Rugby is facing a devastating financial blow after medical guidelines released by the sport’s governing body stated matches should be played behind closed doors until a vaccine exists for Covid-19.
With England’s Rugby Football Union already projecting to lose £50 million because of the pandemic, the prospect of the long-term absence of large-scale crowds from major venues would plunge the sport in England – and across the world – into crisis. It is expected that it could be up to 18 months before a vaccine is freely available.
And the difficulty of even returning behind closed doors was also laid bare in the report, which stated that upon returning for training players will initially need to observe social distancing of 1.5 metres, wear gloves and face masks, and refrain from making any physical contact such as hugging or handshakes.
All players will also be asked to fill in a daily questionnaire for symptoms of Covid-19 and will be required to have their temperature checked before entering the clubhouse or training facility. Anyone with a temperature higher than 37.5 centigrade will be sent home.
New Zealand Rugby chairman Brent Impey said yesterday that he had hopes of a return to action with New Zealand’s five Super Rugby teams in mid-June but was waiting on government guidelines to be revealed under Level 2 before they could make a decision.
In the UK, Premiership Rugby’s ambition of staging the remainder of the 2019/20 season in the middle of the year also appeared to recede after World Rugby advised that competitive rugby should not resume until national governments allow public gatherings of up to 250 people.
UK Prime Minister Boris Johnson has said that phase two of the Government’s coronavirus strategy will be announced next week, which is likely to be limited to small social gatherings.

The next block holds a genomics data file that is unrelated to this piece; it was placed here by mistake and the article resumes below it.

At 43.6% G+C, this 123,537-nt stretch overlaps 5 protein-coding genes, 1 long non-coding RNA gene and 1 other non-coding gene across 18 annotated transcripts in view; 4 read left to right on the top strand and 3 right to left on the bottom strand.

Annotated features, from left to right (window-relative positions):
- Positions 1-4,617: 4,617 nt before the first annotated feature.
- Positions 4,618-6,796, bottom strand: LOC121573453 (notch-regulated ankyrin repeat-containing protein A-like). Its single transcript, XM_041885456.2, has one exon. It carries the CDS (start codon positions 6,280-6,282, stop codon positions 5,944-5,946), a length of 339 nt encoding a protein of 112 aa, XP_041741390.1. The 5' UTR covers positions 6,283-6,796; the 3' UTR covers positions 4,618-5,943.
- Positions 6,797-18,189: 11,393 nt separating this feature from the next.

Compiled by medical experts Éanna Falvey, Prav Mathema, Mary Horgan, Martin Raftery, the World Rugby guidelines are being issued to all unions who are expected to create a framework for a return to play in conjunction with their own government’s advice on Public Gathering Restrictions, Social Distancing, Travel Restrictions (PST). This will then be passed to all clubs, amateur and professional.
Under World Rugby’s projection, “normal competition” would not resume until after a vaccine has been introduced.
The first stage would be a return to rugby training. Even then training would be staggered between groups of five or ten players, depending on government advice, who should be assigned their own specific coach to avoid overlap between groups.
The guidelines state: “Where possible, all players and staff should wear face masks to prevent possible spread from asymptomatic, infected players.” Players are also advised to travel alone to and from training and should shower and eat at home.
Clubs will also be required to conduct a deep clean after each session. “Facilities would remain unavailable until cleaning can be completed.”
The next stage would be for full squad training once respective governments allow gatherings of up to 50 people. However, full-contact training should be planned in consultation with local public health authorities and will need PST to allow “close contact” or a specific Government exemption. Unions and clubs will need to demonstrate an ability to “comprehensively screen, test and contact trace”to reach that stage.
World Rugby are conscious that coaches may be tempted to ignore or bypass their advice warning: “Your actions will speak far louder than words, and will affect the health of yourself, your family, colleagues and friends. For coaches, the temptation to progress beyond the measures permitted will be an issue.”
World Rugby recommends that competitive matches should only resume once there is an agreement between union, clubs, competition organisers, coaches and players. Unions are advised to appoint a Covid-19 Manager to present the return to training and matches with the government and manage the communication across the clubs and competitions. The manager will also be asked to conduct a risk assessment for when matches can resume.
Those first matches are “likely to be over short distances” and will not include overnight stays. Players are advised to travel individually by car. Once competitive rugby successfully resumes within a country then international rugby could take place providing the countries share “relaxed border control measures”.
The prospect of England hosting southern-hemisphere countries later in the year appears remote with trans-continental matches appearing as the penultimate stage of rugby’s return to normal competition. That means the All Blacks highly-anticipated clash with England, their first meeting since the World Cup, would be cancelled.
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